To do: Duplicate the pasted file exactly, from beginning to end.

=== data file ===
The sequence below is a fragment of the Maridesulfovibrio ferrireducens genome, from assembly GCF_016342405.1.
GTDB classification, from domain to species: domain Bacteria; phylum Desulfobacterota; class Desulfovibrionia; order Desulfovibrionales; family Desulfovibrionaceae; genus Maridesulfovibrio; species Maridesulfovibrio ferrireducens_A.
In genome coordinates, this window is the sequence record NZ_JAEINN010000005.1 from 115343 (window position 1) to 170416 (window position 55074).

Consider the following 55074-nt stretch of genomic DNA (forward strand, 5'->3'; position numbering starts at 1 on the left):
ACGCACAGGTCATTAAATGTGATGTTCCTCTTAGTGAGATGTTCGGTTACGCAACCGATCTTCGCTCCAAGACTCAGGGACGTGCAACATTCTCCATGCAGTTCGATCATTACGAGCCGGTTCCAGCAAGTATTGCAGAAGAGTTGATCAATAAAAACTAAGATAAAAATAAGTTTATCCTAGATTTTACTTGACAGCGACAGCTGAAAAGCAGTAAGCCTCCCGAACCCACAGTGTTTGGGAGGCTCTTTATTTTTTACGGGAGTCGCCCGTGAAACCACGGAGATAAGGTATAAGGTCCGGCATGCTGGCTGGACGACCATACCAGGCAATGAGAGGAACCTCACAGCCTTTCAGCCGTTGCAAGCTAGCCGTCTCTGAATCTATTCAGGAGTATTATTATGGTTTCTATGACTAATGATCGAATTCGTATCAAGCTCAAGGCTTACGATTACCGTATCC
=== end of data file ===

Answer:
The sequence below is a fragment of the Maridesulfovibrio ferrireducens genome, from assembly GCF_016342405.1.
GTDB classification, from domain to species: domain Bacteria; phylum Desulfobacterota; class Desulfovibrionia; order Desulfovibrionales; family Desulfovibrionaceae; genus Maridesulfovibrio; species Maridesulfovibrio ferrireducens_A.
In genome coordinates, this window is the sequence record NZ_JAEINN010000005.1 from 115343 (window position 1) to 170416 (window position 55074).

Consider the following 55074-nt stretch of genomic DNA (forward strand, 5'->3'; position numbering starts at 1 on the left):
ACGCACAGGTCATTAAATGTGATGTTCCTCTTAGTGAGATGTTCGGTTACGCAACCGATCTTCGCTCCAAGACTCAGGGACGTGCAACATTCTCCATGCAGTTCGATCATTACGAGCCGGTTCCAGCAAGTATTGCAGAAGAGTTGATCAATAAAAACTAAGATAAAAATAAGTTTATCCTAGATTTTACTTGACAGCGACAGCTGAAAAGCAGTAAGCCTCCCGAACCCACAGTGTTTGGGAGGCTCTTTATTTTTTACGGGAGTCGCCCGTGAAACCACGGAGATAAGGTATAAGGTCCGGCATGCTGGCTGGACGACCATACCAGGCAATGAGAGGAACCTCACAGCCTTTCAGCCGTTGCAAGCTAGCCGTCTCTGAATCTATTCAGGAGTATTATTATGGTTTCTATGACTAATGATCGAATTCGTATCAAGCTCAAGGCTTACGATTACCGTATCC